Housing

Fenway CDC is well known for our success at providing affordable housing opportunities for low- and moderate-income families and individuals. We have, on our own and in partnership with others, developed over 600 affordable homes which housed thousands of residents over the past four decades.

We work to preserve the existing affordable housing in the neighborhood and create new stock of mixed-income housing to meet the increasing needs of low- and moderate-income families and individuals. We plan to achieve this by pursuing new opportunities and collaborating with private developers and our institutional neighbors.

Applying for Housing

Fenway CDC’s properties are managed by independent management company. If you are interested in renting homes that are affordable, please contact:

HallKeen Management, 70 Burbank Street Boston, MA 02115. Telephone: 617-424-6783

Click here to learn more about our properties:

Our Properties

15-25 Hemenway Apartments

Fenway CDC worked with the residents and the Massachusetts Historical Society to preserve these homes and ensure long-term affordability of the 24 apartments. This property provides affordable homes to a range of income groups.

71 Westland Avenue

This 20-unit property has been owned and operated by Fenway CDC since 1986. In 2000, Fenway CDC completed a substantial rehabilitation of the building.

Hemenway House

In March 1990, Fenway CDC acquired and rehabilitated a foreclosed lodging house on Hemenway Street as part of collaborative project that included the Department of Mental Health and the AIDS Action Committee. Two years later, Fenway CDC succeeded in creating “supported housing” for people with chronic mental illness, AIDS/HIV, and other special needs. Hemenway House is home to 13 residents, with on-site staff.

64-70 Burbank

In 1985, 53 units in two five-story buildings at 64-70 Burbank Street were converted to condominiums by Bill Lilly, the self-proclaimed “Condo King.” Lilly sold the majority of the shoe box-size units to absentee owners who sought to make a quick profit on their investment.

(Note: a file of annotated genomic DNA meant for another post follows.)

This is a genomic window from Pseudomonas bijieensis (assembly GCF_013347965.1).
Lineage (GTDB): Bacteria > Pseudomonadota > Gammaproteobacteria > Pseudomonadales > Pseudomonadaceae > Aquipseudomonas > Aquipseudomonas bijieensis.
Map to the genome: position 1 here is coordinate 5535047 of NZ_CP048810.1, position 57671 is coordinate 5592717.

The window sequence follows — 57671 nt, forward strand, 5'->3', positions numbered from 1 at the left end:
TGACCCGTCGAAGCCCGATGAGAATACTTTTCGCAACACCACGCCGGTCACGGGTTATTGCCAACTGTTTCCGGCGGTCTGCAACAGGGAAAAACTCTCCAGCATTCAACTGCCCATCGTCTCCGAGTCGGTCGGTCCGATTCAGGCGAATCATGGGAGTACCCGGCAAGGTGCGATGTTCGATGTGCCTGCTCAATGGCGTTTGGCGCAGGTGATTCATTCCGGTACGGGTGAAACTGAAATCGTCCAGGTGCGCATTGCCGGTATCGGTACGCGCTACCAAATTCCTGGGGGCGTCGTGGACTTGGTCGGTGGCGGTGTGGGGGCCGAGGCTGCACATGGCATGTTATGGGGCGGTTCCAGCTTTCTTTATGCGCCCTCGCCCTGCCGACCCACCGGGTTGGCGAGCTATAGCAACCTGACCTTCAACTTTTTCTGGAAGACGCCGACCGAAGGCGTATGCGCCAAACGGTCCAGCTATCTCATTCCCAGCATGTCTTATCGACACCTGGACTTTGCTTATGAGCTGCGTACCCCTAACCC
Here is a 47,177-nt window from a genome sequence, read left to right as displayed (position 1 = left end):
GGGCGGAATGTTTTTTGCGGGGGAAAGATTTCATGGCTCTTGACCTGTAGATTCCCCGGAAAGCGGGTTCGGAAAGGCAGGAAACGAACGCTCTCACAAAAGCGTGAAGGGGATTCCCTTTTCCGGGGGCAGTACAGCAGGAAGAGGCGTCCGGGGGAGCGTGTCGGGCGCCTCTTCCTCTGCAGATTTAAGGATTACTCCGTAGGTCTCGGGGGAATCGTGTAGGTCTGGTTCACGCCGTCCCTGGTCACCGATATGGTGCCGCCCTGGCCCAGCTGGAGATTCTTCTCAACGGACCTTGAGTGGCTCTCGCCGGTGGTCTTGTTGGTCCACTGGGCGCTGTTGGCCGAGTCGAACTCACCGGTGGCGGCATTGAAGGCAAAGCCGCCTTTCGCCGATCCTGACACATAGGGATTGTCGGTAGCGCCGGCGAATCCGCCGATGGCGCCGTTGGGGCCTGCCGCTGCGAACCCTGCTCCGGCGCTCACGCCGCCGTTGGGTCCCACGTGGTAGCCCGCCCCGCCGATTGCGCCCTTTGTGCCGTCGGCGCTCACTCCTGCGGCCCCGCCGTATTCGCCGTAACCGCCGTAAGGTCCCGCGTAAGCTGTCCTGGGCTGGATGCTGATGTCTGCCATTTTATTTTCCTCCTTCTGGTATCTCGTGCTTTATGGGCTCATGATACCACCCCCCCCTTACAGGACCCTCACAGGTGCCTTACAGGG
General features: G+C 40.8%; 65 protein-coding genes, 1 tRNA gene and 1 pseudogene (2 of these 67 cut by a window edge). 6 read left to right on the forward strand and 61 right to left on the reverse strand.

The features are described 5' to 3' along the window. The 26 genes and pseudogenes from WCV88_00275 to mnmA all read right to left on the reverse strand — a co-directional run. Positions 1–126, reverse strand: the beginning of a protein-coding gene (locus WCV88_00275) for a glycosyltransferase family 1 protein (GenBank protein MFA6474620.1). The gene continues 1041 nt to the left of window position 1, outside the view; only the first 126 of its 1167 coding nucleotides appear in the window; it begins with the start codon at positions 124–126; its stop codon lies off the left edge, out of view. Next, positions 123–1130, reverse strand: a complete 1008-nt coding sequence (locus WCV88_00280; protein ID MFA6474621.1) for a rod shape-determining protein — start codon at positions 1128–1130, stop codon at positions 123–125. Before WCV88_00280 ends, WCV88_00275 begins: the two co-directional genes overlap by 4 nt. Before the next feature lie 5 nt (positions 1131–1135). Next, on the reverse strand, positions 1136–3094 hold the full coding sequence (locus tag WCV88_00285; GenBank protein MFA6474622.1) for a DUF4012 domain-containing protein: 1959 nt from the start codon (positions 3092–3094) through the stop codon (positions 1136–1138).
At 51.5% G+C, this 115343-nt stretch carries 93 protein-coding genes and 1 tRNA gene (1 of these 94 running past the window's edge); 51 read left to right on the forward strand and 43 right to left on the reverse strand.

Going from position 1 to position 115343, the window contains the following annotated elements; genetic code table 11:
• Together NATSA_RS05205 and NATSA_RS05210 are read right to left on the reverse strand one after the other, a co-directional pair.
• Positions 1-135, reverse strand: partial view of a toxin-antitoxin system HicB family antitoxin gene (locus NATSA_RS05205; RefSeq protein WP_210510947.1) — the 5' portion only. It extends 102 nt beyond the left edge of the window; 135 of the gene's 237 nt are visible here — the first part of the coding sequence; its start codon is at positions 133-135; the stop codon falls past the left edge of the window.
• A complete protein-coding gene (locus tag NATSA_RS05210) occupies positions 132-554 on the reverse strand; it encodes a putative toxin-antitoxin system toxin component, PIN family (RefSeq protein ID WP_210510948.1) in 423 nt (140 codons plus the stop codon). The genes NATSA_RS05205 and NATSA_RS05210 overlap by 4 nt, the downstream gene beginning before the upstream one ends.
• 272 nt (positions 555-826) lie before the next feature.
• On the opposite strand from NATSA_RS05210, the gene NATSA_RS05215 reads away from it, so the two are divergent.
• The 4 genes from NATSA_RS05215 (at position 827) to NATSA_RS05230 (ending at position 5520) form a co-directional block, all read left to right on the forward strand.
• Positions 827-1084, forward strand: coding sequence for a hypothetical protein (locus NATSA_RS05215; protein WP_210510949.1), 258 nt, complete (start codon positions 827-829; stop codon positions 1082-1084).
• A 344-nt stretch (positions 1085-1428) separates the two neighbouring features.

With the collapse of the real estate market in the early 1990s, 64-70 Burbank Street became a case study in the pitfalls of absentee-ownership and real estate speculation. In 1992, Fenway CDC rescued this failed condo and the surrounding neighborhood from absentee owners by initiating a four-year legal battle and political campaign to gain control of the buildings.n 1995, Fenway CDC refurbished the buildings into 36 apartments, 31 of which are affordable to low- and moderate-income residents. Reclaiming these buildings has done much to restore the sense of stability to Burbank Street and the surrounding community.

Fenway Apartments

Fenway Views

In 1990, Fenway CDC completed the first construction for housing development since the 1930s at the corner of Kilmarnock and Peterborough Streets.  The building, located at 108 Peterborough Street, included 55 mixed-income units. In 2006, Fenway CDC converted the building to a condominium known as Fenway Views. It has retained ownership of the 22 units, renting them to low-income residents, while selling the 33 market-rate apartments.

West Fenway Apartments

West Fenway

The West Fenway Apartments at 110 Peterborough Street were developed and completed alongside the Fenway Views project. This building is comprised of 48 affordable apartments for elderly and handicapped residents, including the first apartments in the nation set aside for individuals with HIV/AIDS.

Westland Avenue Apartments

Westland Apartments

In 2006, Fenway CDC completed the renovation of Westland Avenue Apartments, 96 units of mixed-income housing in four buildings near Symphony Hall. Fenway CDC purchased the buildings to preserve affordability that was at-risk as federal affordability restrictions were about to lapse.